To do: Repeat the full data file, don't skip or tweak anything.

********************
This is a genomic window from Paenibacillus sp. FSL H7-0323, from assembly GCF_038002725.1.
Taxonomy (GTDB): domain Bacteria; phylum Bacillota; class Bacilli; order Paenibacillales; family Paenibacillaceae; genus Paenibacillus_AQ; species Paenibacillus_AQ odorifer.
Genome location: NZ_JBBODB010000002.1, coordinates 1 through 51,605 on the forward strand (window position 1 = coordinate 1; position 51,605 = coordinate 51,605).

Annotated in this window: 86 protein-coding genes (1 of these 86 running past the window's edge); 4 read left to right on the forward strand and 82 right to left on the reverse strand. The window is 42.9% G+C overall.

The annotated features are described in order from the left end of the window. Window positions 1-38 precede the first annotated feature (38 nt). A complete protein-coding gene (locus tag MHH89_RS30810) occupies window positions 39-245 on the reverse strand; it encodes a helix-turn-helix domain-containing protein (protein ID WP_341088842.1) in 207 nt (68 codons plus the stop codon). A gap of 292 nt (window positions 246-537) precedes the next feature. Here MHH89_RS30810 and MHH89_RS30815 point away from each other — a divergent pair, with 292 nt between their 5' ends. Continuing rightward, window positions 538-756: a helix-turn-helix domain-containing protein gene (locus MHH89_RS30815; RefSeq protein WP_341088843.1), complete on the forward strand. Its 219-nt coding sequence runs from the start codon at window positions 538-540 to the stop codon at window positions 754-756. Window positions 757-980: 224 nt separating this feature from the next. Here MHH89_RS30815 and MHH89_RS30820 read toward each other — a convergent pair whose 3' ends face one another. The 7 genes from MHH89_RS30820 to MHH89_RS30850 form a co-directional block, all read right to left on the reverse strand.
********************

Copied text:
This is a genomic window from Paenibacillus sp. FSL H7-0323, from assembly GCF_038002725.1.
Taxonomy (GTDB): domain Bacteria; phylum Bacillota; class Bacilli; order Paenibacillales; family Paenibacillaceae; genus Paenibacillus_AQ; species Paenibacillus_AQ odorifer.
Genome location: NZ_JBBODB010000002.1, coordinates 1 through 51,605 on the forward strand (window position 1 = coordinate 1; position 51,605 = coordinate 51,605).

Annotated in this window: 86 protein-coding genes (1 of these 86 running past the window's edge); 4 read left to right on the forward strand and 82 right to left on the reverse strand. The window is 42.9% G+C overall.

The annotated features are described in order from the left end of the window. Window positions 1-38 precede the first annotated feature (38 nt). A complete protein-coding gene (locus tag MHH89_RS30810) occupies window positions 39-245 on the reverse strand; it encodes a helix-turn-helix domain-containing protein (protein ID WP_341088842.1) in 207 nt (68 codons plus the stop codon). A gap of 292 nt (window positions 246-537) precedes the next feature. Here MHH89_RS30810 and MHH89_RS30815 point away from each other — a divergent pair, with 292 nt between their 5' ends. Continuing rightward, window positions 538-756: a helix-turn-helix domain-containing protein gene (locus MHH89_RS30815; RefSeq protein WP_341088843.1), complete on the forward strand. Its 219-nt coding sequence runs from the start codon at window positions 538-540 to the stop codon at window positions 754-756. Window positions 757-980: 224 nt separating this feature from the next. Here MHH89_RS30815 and MHH89_RS30820 read toward each other — a convergent pair whose 3' ends face one another. The 7 genes from MHH89_RS30820 to MHH89_RS30850 form a co-directional block, all read right to left on the reverse strand.